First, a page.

Novatech's former marketing boss and consultant Tim LeRoy shares his view on Lenovo's pre-loaded Superfish bloatware furore.
Superfish is a loud warning for the whole industry – from our customers.
Lenovo set themselves up for a deserved kicking with the Superfish fubar but the whole industry should be muttering ‘but for the grace of God…’
This debacle highlights two big interlinked issues that the tech industry has failed to address: useless and unwanted pre-installed apps (bloatware), and a cavalier attitude to user behaviour data.
One of the most baffling things about Superfish is that it makes no commercial sense. No one buys a Lenovo device for an awesome shopping experience, just as no one buys a Sony phone for the Walkman app, or a Samsung tablet for the social sharing app.
Every version of Windows and Office has come with a hundredweight of superfluous applications. So why do manufacturers and resellers insist on adding bloatware that no one wants, nor uses?
The best apps of the last decade - from Skype and Dropbox to Snapchat and Chrome - have been free, so it’s not as if manufacturers are giving the customer a great deal by pre-installing their own sub-par versions.
Who was asking ‘is this what the customer wants? How does the customer benefit?’
One of the joys of the iPhone was that the OS seemed to be almost invisible and it only came with a handful of beautiful, useful apps. They appeared to be ours and it was up to us to install anything we fancied, and to arrange everything in its right place.
For years the PC industry has put profitable licencing deals before customer experience, and that’s part of the reason Apple gained so much ground.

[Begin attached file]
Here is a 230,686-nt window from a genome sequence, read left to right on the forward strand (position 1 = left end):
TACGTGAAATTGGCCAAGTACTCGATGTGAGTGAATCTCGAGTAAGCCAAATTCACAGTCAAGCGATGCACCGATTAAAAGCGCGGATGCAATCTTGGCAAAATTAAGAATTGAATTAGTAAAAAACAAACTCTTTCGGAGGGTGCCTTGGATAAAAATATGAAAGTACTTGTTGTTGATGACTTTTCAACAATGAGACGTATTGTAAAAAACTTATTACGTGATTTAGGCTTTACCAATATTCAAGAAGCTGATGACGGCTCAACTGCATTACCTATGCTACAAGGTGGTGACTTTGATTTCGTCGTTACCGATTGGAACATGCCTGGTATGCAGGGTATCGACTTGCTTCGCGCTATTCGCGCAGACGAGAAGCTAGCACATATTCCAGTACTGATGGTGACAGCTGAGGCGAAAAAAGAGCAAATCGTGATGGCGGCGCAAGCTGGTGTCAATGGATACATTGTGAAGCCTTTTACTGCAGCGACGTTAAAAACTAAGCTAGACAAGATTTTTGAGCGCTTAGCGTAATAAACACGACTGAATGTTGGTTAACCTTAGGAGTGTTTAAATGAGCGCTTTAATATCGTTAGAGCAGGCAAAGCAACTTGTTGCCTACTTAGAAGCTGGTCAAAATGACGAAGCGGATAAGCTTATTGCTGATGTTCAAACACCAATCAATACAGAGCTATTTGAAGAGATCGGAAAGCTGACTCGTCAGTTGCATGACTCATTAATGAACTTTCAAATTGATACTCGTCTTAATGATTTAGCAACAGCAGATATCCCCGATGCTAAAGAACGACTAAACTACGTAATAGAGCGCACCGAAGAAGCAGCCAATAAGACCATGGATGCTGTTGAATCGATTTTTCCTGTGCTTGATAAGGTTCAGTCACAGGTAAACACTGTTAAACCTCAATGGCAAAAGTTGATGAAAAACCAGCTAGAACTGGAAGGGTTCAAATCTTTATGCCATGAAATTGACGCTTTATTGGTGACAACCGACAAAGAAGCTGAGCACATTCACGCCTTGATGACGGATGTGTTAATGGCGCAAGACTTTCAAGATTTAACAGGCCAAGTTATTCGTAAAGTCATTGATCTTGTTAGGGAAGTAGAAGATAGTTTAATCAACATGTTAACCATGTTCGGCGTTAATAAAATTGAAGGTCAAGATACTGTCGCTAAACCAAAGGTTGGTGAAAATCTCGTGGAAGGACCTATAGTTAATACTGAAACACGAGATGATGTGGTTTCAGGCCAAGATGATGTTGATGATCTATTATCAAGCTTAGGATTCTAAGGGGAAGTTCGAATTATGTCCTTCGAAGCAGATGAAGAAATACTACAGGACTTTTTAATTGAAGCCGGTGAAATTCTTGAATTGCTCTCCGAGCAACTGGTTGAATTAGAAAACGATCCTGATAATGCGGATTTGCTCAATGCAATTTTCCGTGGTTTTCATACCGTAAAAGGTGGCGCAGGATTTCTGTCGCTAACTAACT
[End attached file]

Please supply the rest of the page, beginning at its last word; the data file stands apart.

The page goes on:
"This is not just one brand’s failure to respect customers’ privacy and security, but the industry doesn’t seem to have clicked that ‘big data’ is made up of real humans’ lives."
The second part of the problem is that when it comes to our digital lives, we don’t want to be treated like idiots. No one wants to be a mug. We’re vaguely aware that our online behaviour is being tracked, and that we’ve sold our digital souls in return for free apps and services.
We reluctantly trust that they’ll only use our data to give us better experiences, but despite that Faustian pact we don’t want to be actively spied upon and we most certainly don’t want to be conned or put at risk.
This is not just one brand’s failure to respect customers’ privacy and security, but the industry doesn’t seem to have clicked that ‘big data’ is made up of real humans’ lives. Humans who most definitely don’t want to be diluted down into binary food to feed hungry shopping search algorithms.
This faceless data seems anonymous until you serve it back to the customer from whence it came, and then it becomes creepy. A big part of the problem is that it often doesn’t really work. Ads that follow me around the net for a product I’ve just bought remind me that I’ve sold my digital soul and that the tech industry Mephistopheles is claiming his pound of flesh.
The industry needs to remember that the hardware belongs to the customers and what goes on it is totally up to them. Likewise, transforming user behaviour into digital insights is a marketing holy grail, but unless we remember that that data is very human, we’ll never create anything that works for the customer. And they’re the only ones who matter.
About the author
Tim LeRoy was formerly Head of Marketing at Novatech and now runs his own consultancy, DirtMeetsTheWater.
Following the initial story, Lenovo has explained itself and a US customer is now suing both Lenovo and Superfish. Lenovo's CTO Peter Hortensius has also written an open letter to customers.